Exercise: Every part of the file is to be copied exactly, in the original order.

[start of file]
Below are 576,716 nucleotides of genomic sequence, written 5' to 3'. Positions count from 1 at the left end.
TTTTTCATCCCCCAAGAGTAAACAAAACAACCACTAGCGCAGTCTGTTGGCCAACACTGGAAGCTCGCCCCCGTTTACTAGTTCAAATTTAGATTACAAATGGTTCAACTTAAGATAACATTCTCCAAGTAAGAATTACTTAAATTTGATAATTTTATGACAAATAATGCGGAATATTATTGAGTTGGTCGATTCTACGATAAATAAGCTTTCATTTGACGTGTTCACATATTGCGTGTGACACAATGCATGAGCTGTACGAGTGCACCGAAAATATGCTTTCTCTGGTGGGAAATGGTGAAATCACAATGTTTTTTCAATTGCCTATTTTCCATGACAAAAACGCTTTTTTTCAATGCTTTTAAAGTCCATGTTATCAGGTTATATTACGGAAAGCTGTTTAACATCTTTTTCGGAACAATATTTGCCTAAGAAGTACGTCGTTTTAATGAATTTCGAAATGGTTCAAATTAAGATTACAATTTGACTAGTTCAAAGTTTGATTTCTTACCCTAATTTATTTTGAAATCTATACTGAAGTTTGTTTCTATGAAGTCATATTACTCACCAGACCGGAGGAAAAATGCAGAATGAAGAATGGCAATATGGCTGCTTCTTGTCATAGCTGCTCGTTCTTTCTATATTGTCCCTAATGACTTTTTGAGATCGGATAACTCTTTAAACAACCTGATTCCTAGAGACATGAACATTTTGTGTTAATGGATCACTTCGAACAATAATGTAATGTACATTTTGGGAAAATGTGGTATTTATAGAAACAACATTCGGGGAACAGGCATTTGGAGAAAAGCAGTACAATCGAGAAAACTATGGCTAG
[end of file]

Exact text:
Below are 576,716 nucleotides of genomic sequence, written 5' to 3'. Positions count from 1 at the left end.
TTTTTCATCCCCCAAGAGTAAACAAAACAACCACTAGCGCAGTCTGTTGGCCAACACTGGAAGCTCGCCCCCGTTTACTAGTTCAAATTTAGATTACAAATGGTTCAACTTAAGATAACATTCTCCAAGTAAGAATTACTTAAATTTGATAATTTTATGACAAATAATGCGGAATATTATTGAGTTGGTCGATTCTACGATAAATAAGCTTTCATTTGACGTGTTCACATATTGCGTGTGACACAATGCATGAGCTGTACGAGTGCACCGAAAATATGCTTTCTCTGGTGGGAAATGGTGAAATCACAATGTTTTTTCAATTGCCTATTTTCCATGACAAAAACGCTTTTTTTCAATGCTTTTAAAGTCCATGTTATCAGGTTATATTACGGAAAGCTGTTTAACATCTTTTTCGGAACAATATTTGCCTAAGAAGTACGTCGTTTTAATGAATTTCGAAATGGTTCAAATTAAGATTACAATTTGACTAGTTCAAAGTTTGATTTCTTACCCTAATTTATTTTGAAATCTATACTGAAGTTTGTTTCTATGAAGTCATATTACTCACCAGACCGGAGGAAAAATGCAGAATGAAGAATGGCAATATGGCTGCTTCTTGTCATAGCTGCTCGTTCTTTCTATATTGTCCCTAATGACTTTTTGAGATCGGATAACTCTTTAAACAACCTGATTCCTAGAGACATGAACATTTTGTGTTAATGGATCACTTCGAACAATAATGTAATGTACATTTTGGGAAAATGTGGTATTTATAGAAACAACATTCGGGGAACAGGCATTTGGAGAAAAGCAGTACAATCGAGAAAACTATGGCTAG